Of all the strange feelings which we purport as uniquely human sensations, having to be felt to be understood, things like deja vu and schadenfreude, nostalgia is a deep one, and how it affects you can say a lot about your current emotional needs.

A normal way to feel about nostalgia is something akin to bittersweet memory, but more emphasis on the sweet than the bitter. Like the comfortable way you would feel when you watch an old movie from the 80's (or Stranger Things). But if the feelings of nostalgia you are having are causing you to feel an intense longing for a time that has gone by, to the point where it is causing you depression or stress, there is a good chance that you are not so much longing for that bygone time to recur, but that you are depressed and you simply want to be as happy as you were then (or to be as happy as you thought you were then).

To feel as though the time where you have developed the most, or had the most rich times in your life is behind you, is not a good way to feel. I don't know how old you are but even if you are 80, 90, or 100, you should never feel that way about life if you have any say in it.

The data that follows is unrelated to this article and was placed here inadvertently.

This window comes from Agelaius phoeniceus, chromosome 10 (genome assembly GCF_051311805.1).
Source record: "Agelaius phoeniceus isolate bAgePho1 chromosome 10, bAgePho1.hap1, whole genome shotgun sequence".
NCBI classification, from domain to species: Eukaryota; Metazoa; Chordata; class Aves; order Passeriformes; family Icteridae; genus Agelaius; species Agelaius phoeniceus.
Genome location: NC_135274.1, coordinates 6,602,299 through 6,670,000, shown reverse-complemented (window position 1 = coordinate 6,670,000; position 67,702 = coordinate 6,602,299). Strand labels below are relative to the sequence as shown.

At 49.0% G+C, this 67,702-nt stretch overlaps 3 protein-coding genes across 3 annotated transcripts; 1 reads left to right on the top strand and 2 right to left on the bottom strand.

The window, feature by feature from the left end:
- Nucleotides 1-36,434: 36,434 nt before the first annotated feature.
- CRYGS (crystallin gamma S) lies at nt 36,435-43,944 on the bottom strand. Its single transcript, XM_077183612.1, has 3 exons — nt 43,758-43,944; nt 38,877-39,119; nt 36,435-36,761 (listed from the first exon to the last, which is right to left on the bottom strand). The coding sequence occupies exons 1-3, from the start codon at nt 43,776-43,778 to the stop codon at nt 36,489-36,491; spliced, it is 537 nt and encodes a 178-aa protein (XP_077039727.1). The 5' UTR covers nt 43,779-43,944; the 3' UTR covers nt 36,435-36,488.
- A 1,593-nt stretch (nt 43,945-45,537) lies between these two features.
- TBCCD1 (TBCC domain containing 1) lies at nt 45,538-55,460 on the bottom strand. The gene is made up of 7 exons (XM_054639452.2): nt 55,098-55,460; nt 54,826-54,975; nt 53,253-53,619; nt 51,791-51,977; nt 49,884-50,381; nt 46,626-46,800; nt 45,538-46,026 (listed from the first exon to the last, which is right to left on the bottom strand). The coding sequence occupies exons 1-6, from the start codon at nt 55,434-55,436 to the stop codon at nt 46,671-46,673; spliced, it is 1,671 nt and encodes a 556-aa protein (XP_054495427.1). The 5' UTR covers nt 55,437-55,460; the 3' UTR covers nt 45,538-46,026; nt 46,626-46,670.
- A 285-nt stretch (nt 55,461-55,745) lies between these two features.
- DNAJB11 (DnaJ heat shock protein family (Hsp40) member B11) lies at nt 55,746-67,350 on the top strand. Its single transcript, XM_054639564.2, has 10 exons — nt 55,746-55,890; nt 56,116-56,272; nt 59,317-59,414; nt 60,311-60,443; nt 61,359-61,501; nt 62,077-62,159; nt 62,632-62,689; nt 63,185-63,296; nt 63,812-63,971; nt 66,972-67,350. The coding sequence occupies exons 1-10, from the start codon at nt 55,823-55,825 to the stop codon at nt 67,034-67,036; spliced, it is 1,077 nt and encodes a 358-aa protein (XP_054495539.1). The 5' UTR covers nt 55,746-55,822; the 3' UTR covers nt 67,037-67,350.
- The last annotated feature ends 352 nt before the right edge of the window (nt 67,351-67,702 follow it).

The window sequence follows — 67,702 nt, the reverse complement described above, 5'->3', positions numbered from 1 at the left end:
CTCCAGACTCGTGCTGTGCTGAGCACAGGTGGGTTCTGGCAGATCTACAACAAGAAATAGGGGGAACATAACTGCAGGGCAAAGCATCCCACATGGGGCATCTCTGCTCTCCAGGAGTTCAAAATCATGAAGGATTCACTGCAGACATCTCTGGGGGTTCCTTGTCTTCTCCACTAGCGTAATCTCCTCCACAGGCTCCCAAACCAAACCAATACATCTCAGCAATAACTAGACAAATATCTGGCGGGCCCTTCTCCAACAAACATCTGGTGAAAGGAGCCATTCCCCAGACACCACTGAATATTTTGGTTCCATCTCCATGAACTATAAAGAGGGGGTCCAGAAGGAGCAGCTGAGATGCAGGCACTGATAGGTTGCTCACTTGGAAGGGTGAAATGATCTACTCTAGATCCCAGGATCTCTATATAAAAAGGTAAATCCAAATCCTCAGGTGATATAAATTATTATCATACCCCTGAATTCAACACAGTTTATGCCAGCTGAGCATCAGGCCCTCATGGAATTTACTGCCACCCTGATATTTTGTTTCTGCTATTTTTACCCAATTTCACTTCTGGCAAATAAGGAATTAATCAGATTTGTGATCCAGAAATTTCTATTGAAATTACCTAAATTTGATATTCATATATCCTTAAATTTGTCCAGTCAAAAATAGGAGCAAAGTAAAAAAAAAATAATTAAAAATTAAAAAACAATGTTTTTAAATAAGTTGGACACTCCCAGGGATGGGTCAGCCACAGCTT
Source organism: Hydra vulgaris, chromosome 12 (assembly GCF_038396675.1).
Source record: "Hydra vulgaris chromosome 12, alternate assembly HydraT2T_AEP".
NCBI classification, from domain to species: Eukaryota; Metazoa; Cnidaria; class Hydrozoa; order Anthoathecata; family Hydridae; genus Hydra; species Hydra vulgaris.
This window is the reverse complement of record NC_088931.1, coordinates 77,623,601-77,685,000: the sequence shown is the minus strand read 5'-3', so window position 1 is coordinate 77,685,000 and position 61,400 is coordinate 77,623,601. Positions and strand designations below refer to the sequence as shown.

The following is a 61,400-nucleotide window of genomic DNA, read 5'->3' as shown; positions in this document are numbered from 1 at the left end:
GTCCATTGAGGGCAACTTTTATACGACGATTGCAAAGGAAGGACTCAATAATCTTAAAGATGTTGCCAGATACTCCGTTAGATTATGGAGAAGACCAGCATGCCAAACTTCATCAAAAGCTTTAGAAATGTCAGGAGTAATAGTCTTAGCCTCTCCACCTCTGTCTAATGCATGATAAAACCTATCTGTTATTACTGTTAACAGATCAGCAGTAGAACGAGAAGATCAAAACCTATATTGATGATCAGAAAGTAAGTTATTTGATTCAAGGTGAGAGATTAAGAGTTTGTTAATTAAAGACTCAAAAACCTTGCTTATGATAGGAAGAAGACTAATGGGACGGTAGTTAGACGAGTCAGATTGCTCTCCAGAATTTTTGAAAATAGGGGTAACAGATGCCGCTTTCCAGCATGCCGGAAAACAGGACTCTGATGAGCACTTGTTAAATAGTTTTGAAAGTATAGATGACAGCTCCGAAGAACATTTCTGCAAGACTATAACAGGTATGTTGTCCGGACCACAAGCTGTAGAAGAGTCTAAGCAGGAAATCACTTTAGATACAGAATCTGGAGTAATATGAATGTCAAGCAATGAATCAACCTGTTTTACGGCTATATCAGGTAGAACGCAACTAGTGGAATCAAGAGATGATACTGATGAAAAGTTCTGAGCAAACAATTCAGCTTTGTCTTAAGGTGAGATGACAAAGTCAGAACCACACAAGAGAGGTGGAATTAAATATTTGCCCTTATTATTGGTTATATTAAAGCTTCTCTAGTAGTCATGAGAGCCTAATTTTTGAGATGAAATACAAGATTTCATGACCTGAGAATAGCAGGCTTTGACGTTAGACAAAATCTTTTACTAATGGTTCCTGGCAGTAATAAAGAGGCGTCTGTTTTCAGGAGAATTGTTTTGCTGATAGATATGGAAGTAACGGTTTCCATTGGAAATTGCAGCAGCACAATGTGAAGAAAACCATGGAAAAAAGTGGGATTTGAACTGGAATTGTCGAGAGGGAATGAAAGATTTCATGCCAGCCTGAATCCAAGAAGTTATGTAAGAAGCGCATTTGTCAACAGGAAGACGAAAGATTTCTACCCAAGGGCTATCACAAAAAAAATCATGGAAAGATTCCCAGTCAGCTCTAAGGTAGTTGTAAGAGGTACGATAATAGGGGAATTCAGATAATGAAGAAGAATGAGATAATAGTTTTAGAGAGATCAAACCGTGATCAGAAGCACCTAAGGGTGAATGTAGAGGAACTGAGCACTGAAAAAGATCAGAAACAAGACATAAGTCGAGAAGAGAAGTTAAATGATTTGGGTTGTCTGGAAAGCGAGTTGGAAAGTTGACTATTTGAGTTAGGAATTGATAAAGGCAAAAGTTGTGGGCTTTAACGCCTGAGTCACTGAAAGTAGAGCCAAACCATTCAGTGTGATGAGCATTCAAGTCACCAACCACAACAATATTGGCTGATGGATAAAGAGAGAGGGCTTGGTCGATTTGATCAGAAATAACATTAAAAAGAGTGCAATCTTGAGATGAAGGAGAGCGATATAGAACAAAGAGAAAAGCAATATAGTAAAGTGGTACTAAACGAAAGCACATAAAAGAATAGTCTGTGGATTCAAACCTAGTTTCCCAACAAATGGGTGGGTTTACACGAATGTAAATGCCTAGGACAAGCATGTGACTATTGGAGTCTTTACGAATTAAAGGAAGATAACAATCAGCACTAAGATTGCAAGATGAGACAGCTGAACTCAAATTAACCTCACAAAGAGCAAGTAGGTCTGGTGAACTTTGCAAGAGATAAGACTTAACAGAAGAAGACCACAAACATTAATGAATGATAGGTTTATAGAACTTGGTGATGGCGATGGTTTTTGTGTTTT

For me the times when nostalgia was most hurtful to me were when I was not doing what I needed to do in my current life to make myself happy. Perhaps it was because there was a relationship I was in that knew I shouldn't be in, or I wasn't treating myself correctly, or I was depressed and too fearful to live the life I wanted to live. Whether or not the life you lived in that other time was indeed as great as you remember it is not the point. The point is you are imagining a life which is better than yours right now, and that in turn is likely giving you feelings of emptiness and a lack of feeling fulfilled and alive in the life you are currently living.

My suggestion is first to regain your hope for the future. Take whatever idyllic thoughts you have about the past and the place that you believe was so special, and know beyond all doubt that you will still live years yet to come which are as full and magical as those in Satellite Beach. In case you didn't know, you can start feeling that way right now. All you have to do is understand what it is that you want out of life, do all that you can to change your life to become what it is you want, with as little fear as you possibly can. But most importantly forgive yourself for any failures you have in trying to make those changes, and love yourself and your life right now, as is, as you work toward your goals.